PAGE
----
Extenuating Circumstances

In the post I reference below, Glenn Greenwald updates:

While those who argue that the U.S. was right to torture because it's the U.S. that did it are expressing a repugnant form of exceptionalism, at least they're being honest -- far more so than those who argue that Bush officials shouldn't be investigated or prosecuted while paying deceitful lip service to "the rule of law" and the idea that "no one is above the law."

True enough, but the argument, while honest, still undermines the idea of an international treaty to prohibit torture. Consider Cuba, where it is argued that the US embargo and the full throated hostility of the most powerful nation on Earth, justifies its repressive policies:

This report shows that Cuba's treatment of political prisoners in some cases rises to the level of torture, violating Cuba's obligations under the Convention against Torture and under the Universal Declaration.7 The convention bars torture and "acts of cruel, inhuman or degrading treatment or punishment" and the Universal Declaration states that "no one shall be subjected to torture." 8 Cuba's imposition of prolonged periods of incommunicado pretrial and post-conviction detention, beatings, and prosecutions of previously-tried political prisonersówhere those practices result in severe physical or psychological pain orsufferingóconstitute torture under the convention.9 Cuba also has failed to comply with its obligations under the convention to "take effective legislative, administrative, judicial or other measures to prevent acts of torture in any territory under its jurisdiction" and to "ensure that all acts of torture are offenses under its criminal law."

Every war criminal or torturer can "justify" the abuse they engage in. As always, it is critical to remember the words of Justice Brandeis:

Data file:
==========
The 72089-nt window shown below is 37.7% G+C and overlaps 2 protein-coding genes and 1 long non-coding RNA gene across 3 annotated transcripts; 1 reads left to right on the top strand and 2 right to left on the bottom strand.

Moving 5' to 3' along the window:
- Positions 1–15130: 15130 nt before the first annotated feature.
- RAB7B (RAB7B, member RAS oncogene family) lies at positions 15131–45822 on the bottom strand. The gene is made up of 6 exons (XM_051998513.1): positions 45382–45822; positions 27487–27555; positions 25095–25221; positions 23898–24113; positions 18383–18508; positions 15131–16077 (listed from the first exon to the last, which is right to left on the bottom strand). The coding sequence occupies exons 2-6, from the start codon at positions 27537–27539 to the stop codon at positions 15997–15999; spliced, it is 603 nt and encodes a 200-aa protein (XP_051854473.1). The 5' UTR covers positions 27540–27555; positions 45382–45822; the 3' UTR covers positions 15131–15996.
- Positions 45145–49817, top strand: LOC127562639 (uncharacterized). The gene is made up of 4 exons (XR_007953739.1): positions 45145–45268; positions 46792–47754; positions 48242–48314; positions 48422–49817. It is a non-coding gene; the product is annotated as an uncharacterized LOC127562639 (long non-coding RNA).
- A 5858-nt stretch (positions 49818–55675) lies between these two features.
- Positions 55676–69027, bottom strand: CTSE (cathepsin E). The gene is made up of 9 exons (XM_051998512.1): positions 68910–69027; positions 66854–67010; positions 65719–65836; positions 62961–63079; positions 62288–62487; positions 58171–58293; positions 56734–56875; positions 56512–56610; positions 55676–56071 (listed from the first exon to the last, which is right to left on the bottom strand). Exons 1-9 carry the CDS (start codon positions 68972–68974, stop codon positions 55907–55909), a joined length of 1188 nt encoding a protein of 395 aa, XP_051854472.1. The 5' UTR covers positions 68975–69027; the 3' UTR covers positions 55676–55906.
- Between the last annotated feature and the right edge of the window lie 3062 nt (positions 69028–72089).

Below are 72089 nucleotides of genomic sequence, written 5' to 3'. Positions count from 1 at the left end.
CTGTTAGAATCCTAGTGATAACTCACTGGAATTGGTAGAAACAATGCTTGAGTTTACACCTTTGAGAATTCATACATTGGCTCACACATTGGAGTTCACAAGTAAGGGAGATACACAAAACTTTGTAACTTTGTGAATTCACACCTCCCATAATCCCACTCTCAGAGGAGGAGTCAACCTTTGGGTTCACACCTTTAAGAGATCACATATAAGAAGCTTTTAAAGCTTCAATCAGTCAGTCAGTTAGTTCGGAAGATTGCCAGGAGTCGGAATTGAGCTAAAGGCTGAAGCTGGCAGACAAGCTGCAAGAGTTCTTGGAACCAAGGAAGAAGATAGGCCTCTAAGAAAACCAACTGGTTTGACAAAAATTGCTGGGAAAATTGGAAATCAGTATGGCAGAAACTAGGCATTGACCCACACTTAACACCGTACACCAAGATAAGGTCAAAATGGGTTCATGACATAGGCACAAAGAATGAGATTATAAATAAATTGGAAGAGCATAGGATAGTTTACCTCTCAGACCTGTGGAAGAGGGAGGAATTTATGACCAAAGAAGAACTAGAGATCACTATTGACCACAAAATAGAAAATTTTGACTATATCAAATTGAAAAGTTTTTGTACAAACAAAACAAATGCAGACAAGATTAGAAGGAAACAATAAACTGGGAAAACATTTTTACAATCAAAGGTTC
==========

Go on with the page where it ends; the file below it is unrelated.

[I]t is . . . immaterial that the intrusion was in aid of law enforcement. Experience should teach us to be most on our guard to protect liberty when the government's purposes are beneficent. Men born to freedom are naturally alert to repel invasion of their liberty by evil-minded rulers. The greatest dangers to liberty lurk in insidious encroachment by men of zeal, well-meaning but without understanding.

. . . [I]f this court should permit the government, by means of its officers' crimes, to effect its purpose of punishing the defendants, there would seem to be present all the elements of a ratification. If so, the government itself would become a lawbreaker.

Will this court, by sustaining the judgment below, sanction such conduct on the part of the executive? The governing principle has long been settled. It is that a court will not redress a wrong when he who invokes its aid has unclean hands. . . . Where the government is the actor, the reasons for applying it are even more persuasive. Where the remedies invoked are those of the criminal law, the reasons are compelling.

. . . Decency, security, and liberty alike demand that government officials shall be subjected to the same rules of conduct that are commands to the citizen. In a government of laws, existence of the government will be imperiled if it fails to observe the law scrupulously. Our government is the potent, the omnipresent teacher. For good or for ill, it teaches the whole people by its example. Crime is contagious. If the government becomes a lawbreaker, it breeds contempt for law; it invites every man to become a law unto himself; it invites anarchy. To declare that in the administration of the criminal law the end justifies the means-to declare that the government may commit crimes in order to secure the conviction of a private criminal-would bring terrible retribution. Against that pernicious doctrine this court should resolutely set its face.

Speaking for me only

< AP: Obama Team Debating Violating UN Convention On Torture | Why The Torture Issue Can't Be Swept Under The Rug, Part II >
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  • Display: Sort:
    Why is Cuba the pariah? (5.00 / 1) (#5)
    by Chatham on Sun Jan 18, 2009 at 10:56:19 AM EST